Yum! Brands continues its recovery from China's avian flu and poultry supply chain issues that befell the company during the first part of this year, but its U.S. and international businesses are both on a solid growth path.
The company's domestic business performed positively during the quarter, anchored by Taco Bell, which now contributes about half of the U.S. operating profit.
Taco Bell grew same-store sales by 2 percent in the quarter, on top of the 13-percent growth in the same quarter last year, which was driven by the Doritos Locos Tacos launch.
CEO David Novak said the Taco Bell franchise community is enthusiastic about the brand's Live Mas marketing campaign and new product platforms, including the Doritos Locos Tacos and the Cantina Bell line. Following the Nacho Cheese and Ranch Doritos Locos Tacos introductions will be the Flamas Locos Tacos, sometime later this year or early next year. The national breakfast launch is also planned for 2014.
President Richard Carucci said consumers have been driving the fast-paced Doritos introductions.
"As soon as we launched Nacho Cheese Doritos Locos Tacos, people were almost asking for Cool Ranch Doritos Locos Tacos. So we actually had to wait a little longer than we would have liked to, just because the demand was so great on the Nacho Cheese. We couldn't get the supply we needed to launch the Cool Ranch," he said.
Taco Bell is still evaluating the timing of the Flamas rollout, as well as potential follow ups to the "main three" flavors.
"I think after (Flamas) you'll probably see some more flavors, but they may be either in-and-out-type of ideas. We're obviously very excited about the results we've got as well as the future potential to add other flavors," Carucci said.
Novak said the Taco Bell brand is well-positioned now because "no one else" in the QSR space has this specific product.
"It's a platform that is totally unique to Taco Bell, and so every time we advertise it, whether we have product news or not, we're advertising something that no one else has," he said.
KFC also delivered same-store sales growth — 3 percent — during the quarter, driven in large part by the launch of its Original Recipe Boneless Chicken.
Carucci, however, said sales at Pizza Hut were weak (negative 2 percent) and the company needs to do a better job delivering a "compelling value message" like its competitors have done.
Yum's China division's operating profits fell 63 percent during Q2. Novak said that although the quarter was "extremely" challenging, sales and profits are in line with the company's expectations. The avian flu incidents are waning, which has, in part, helped KFC begin its recovery, according to CFO Pat Grismer. Same-store sales in June were down 13 percent, for example, compared to negative 26 percent in the second quarter.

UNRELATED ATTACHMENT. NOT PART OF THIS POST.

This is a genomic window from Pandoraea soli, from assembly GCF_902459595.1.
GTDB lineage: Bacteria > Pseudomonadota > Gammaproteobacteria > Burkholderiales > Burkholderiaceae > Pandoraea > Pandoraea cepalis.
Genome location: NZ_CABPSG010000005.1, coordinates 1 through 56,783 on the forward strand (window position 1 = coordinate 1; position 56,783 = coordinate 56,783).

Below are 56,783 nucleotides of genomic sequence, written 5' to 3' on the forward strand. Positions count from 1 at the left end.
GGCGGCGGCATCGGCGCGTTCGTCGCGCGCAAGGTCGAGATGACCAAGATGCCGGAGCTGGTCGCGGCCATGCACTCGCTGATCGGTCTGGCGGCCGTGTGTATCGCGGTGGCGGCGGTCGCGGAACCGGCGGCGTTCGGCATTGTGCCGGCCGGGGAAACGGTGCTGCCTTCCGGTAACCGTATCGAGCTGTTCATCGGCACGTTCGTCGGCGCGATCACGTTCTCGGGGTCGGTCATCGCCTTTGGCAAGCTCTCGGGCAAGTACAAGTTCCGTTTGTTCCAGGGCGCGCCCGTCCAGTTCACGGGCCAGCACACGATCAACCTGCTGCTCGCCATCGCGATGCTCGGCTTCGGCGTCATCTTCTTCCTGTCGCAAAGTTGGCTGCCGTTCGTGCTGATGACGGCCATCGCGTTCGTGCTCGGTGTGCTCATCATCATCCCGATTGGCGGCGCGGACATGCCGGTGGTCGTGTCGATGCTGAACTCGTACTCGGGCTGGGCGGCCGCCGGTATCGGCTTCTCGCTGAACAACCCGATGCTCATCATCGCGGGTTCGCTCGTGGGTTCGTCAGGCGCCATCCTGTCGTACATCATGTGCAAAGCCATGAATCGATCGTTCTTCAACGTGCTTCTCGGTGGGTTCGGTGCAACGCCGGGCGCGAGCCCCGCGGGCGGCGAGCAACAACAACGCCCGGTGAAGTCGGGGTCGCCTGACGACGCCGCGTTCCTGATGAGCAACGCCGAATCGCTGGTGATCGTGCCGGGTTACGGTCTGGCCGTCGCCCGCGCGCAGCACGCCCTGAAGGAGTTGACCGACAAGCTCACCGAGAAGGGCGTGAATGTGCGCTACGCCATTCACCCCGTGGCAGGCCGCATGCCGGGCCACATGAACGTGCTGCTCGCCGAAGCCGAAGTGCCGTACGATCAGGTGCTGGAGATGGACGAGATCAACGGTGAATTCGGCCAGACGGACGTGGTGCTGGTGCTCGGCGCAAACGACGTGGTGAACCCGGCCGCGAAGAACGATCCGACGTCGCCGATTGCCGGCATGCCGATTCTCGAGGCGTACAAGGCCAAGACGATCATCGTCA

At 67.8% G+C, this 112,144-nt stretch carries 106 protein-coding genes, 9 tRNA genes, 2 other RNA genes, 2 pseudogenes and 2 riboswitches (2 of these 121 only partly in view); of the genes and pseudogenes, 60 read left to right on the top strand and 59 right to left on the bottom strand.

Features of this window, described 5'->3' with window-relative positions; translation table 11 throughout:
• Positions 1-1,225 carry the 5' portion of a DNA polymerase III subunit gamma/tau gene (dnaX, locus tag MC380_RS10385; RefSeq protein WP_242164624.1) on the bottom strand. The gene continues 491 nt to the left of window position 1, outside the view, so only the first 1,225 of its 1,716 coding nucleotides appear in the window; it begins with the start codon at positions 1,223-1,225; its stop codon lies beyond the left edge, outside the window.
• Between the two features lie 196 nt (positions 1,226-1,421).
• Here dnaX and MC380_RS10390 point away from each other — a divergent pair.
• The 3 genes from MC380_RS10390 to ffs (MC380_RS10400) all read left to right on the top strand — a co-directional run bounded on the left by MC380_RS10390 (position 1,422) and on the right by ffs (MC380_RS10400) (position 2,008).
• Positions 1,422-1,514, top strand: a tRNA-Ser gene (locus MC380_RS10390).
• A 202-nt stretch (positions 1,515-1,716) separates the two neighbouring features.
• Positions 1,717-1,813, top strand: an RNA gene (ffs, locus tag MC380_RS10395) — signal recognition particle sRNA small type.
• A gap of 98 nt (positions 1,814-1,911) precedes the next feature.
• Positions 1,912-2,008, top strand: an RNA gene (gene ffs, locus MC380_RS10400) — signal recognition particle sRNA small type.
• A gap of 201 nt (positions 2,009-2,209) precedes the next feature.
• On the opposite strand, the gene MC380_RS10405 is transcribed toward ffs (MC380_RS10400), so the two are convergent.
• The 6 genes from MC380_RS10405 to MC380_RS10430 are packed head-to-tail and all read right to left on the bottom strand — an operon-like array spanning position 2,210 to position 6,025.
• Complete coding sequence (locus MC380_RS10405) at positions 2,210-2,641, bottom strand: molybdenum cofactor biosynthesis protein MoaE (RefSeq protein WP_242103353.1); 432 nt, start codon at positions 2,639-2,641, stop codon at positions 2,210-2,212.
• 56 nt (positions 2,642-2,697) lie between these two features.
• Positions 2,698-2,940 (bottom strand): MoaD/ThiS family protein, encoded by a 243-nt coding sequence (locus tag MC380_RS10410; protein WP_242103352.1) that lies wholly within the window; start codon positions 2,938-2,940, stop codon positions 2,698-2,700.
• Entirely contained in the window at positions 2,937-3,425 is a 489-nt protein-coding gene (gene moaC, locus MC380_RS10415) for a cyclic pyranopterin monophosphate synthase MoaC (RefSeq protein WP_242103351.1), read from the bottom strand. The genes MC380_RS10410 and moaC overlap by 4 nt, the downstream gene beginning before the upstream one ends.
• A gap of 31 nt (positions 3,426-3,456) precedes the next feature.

"The negative impact of (the avian flu) peaked in mid- to late-April. In early May, the number of cases began to fall off. As a result, we began to see traffic rebound at KFC," he said. "We continue to expect that China sales will recover throughout the year and be positive in the fourth quarter."
The company launched a quality assurance advertising campaign in April to remind consumers of its commitment to quality, and has also launched a new value initiative focused on wings.
"We have significant news coming on the chicken front and we're also advertising protein alternatives that are available at KFC such as shrimp and mushroom rolls," Novak said.
The company will continue to leverage China's still-growing economy, expected to increase 7 percent this year. The consuming class makes up 300 million people today and is expected to jump to 600 million by 2020.
"It's still the fastest-growing economy in the world. These are things that bode well for brands that are consumer-oriented," Novak said.
In contrast to China, Yum Restaurants International had a strong quarter, with high growth in emerging markets such as South Africa, Russia and Thailand. YRI plans to open at least 1,000 new units this year, 90 percent of which will be franchised.
Carucci said the company's franchise fees reflect its "dominant presence" in high-growth emerging markets, which now account for almost 50 percent of Yum's revenue stream. Yum is also finding a foothold in new emerging markets such as Argentina, the Ukraine, Malawi, Angola and Outer Mongolia.
"This accelerated growth in net new unit count is significant for two reasons: First, 2013 will be the second consecutive year where we will generate 4 percent growth in YRI net new units. Second, this accelerating pace excludes India, which was a key growth driver for YRI before it was separated into its own division in 2012," Carucci said.
Yum's India division expects to open 150 new units this year, and double its restaurant count by 2015 to about 1,000 units. Sales in this market during the quarter were up 24 percent, driven by 25 percent unit growth and 2 percent same-store sales.
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